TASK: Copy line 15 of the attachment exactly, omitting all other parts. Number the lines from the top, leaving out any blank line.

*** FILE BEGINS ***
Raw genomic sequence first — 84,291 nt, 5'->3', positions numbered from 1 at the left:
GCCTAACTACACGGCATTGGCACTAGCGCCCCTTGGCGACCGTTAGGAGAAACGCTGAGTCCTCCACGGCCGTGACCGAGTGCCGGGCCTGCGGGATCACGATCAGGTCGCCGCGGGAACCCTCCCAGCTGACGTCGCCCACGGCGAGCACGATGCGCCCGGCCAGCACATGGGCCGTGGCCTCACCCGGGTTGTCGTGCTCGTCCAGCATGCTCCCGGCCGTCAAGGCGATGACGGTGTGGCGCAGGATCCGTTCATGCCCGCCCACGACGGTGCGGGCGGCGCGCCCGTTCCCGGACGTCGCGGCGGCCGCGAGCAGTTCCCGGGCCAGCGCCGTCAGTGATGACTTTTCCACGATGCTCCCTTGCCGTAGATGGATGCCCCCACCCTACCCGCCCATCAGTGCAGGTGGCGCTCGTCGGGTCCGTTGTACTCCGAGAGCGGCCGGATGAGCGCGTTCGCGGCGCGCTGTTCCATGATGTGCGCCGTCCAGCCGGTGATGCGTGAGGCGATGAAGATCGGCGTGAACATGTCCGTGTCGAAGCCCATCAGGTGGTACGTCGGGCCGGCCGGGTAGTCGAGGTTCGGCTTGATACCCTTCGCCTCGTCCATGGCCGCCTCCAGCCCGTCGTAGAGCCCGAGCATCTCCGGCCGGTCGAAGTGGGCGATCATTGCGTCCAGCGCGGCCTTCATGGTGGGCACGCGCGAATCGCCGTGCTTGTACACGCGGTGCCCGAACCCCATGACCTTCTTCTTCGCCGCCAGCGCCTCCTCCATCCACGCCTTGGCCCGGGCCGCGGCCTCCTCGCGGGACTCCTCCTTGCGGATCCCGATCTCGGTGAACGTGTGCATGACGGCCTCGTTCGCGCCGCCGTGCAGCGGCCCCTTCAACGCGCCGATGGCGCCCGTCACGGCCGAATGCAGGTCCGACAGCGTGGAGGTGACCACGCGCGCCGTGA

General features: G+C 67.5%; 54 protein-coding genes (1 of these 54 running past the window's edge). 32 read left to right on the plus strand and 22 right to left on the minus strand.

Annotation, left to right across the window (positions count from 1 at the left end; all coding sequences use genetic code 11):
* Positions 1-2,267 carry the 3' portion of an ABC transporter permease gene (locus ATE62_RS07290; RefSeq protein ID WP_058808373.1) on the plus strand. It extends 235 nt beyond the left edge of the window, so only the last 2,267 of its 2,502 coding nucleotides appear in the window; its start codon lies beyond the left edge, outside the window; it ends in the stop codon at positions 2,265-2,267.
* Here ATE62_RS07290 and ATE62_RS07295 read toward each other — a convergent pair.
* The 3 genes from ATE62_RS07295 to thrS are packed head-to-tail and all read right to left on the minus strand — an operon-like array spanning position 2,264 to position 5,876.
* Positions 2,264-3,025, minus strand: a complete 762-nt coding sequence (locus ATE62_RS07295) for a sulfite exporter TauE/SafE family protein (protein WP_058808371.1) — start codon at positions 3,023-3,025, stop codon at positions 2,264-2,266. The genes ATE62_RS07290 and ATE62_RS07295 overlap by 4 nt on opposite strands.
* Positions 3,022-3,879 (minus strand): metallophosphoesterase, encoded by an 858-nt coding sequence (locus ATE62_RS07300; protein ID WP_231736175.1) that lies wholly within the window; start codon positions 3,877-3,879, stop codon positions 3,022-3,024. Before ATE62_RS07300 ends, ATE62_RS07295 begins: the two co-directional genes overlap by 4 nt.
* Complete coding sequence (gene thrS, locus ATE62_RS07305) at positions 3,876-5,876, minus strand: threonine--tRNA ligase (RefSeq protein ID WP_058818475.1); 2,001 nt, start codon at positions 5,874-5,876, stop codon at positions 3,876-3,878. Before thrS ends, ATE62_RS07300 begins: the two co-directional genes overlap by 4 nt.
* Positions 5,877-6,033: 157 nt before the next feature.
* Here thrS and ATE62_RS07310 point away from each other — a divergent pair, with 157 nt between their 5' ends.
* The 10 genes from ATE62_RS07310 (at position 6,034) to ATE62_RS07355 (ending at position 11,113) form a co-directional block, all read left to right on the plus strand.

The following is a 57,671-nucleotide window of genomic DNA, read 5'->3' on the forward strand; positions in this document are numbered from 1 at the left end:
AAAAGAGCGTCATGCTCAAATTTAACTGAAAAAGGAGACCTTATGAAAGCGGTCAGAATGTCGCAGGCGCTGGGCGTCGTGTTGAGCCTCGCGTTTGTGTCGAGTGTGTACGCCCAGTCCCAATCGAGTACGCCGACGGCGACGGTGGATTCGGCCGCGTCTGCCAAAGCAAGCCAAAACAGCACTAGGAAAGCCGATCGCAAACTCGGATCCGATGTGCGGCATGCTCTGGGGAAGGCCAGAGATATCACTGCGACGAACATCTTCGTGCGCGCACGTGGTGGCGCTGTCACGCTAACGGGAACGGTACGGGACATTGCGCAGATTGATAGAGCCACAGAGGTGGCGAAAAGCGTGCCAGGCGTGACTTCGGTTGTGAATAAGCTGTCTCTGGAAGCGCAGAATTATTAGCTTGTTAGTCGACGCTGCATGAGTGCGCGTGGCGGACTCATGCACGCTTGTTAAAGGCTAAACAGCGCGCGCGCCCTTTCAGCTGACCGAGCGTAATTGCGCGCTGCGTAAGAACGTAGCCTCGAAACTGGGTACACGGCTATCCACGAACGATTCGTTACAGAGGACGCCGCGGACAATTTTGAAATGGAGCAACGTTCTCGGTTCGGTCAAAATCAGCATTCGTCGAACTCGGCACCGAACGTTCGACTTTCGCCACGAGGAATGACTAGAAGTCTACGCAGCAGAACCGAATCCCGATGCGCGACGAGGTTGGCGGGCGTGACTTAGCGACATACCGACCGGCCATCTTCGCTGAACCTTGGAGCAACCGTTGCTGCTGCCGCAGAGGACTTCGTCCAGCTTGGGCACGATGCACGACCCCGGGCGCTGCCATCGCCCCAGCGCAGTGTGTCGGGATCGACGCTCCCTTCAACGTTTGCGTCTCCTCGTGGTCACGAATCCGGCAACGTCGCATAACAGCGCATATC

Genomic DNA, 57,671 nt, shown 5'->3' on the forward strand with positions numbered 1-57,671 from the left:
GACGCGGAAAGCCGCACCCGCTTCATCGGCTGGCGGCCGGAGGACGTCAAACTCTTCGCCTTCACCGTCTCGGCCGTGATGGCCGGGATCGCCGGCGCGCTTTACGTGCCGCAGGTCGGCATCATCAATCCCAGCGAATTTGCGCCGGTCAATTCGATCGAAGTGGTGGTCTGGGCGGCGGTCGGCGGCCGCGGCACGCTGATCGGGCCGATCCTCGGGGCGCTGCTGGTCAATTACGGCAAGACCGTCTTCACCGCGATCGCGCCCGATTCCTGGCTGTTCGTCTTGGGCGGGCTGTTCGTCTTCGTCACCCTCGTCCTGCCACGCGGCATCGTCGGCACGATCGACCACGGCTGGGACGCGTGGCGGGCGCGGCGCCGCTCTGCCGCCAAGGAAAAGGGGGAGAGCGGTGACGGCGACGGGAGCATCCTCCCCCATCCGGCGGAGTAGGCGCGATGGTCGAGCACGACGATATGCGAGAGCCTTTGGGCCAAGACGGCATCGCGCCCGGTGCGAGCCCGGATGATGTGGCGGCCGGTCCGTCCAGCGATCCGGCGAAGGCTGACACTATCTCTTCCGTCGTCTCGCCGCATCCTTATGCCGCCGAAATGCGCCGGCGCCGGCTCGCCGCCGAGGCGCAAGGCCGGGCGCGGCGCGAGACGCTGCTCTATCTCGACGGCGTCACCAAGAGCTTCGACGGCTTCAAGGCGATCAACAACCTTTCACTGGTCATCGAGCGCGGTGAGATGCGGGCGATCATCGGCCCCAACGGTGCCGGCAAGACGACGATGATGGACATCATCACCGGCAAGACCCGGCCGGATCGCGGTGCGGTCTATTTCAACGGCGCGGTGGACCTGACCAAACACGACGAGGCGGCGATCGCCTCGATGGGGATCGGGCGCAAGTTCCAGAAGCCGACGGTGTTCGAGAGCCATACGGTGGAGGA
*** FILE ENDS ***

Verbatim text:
AAAAGAGCGTCATGCTCAAATTTAACTGAAAAAGGAGACCTTATGAAAGCGGTCAGAATGTCGCAGGCGCTGGGCGTCGTGTTGAGCCTCGCGTTTGTGTCGAGTGTGTACGCCCAGTCCCAATCGAGTACGCCGACGGCGACGGTGGATTCGGCCGCGTCTGCCAAAGCAAGCCAAAACAGCACTAGGAAAGCCGATCGCAAACTCGGATCCGATGTGCGGCATGCTCTGGGGAAGGCCAGAGATATCACTGCGACGAACATCTTCGTGCGCGCACGTGGTGGCGCTGTCACGCTAACGGGAACGGTACGGGACATTGCGCAGATTGATAGAGCCACAGAGGTGGCGAAAAGCGTGCCAGGCGTGACTTCGGTTGTGAATAAGCTGTCTCTGGAAGCGCAGAATTATTAGCTTGTTAGTCGACGCTGCATGAGTGCGCGTGGCGGACTCATGCACGCTTGTTAAAGGCTAAACAGCGCGCGCGCCCTTTCAGCTGACCGAGCGTAATTGCGCGCTGCGTAAGAACGTAGCCTCGAAACTGGGTACACGGCTATCCACGAACGATTCGTTACAGAGGACGCCGCGGACAATTTTGAAATGGAGCAACGTTCTCGGTTCGGTCAAAATCAGCATTCGTCGAACTCGGCACCGAACGTTCGACTTTCGCCACGAGGAATGACTAGAAGTCTACGCAGCAGAACCGAATCCCGATGCGCGACGAGGTTGGCGGGCGTGACTTAGCGACATACCGACCGGCCATCTTCGCTGAACCTTGGAGCAACCGTTGCTGCTGCCGCAGAGGACTTCGTCCAGCTTGGGCACGATGCACGACCCCGGGCGCTGCCATCGCCCCAGCGCAGTGTGTCGGGATCGACGCTCCCTTCAACGTTTGCGTCTCCTCGTGGTCACGAATCCGGCAACGTCGCATAACAGCGCATATC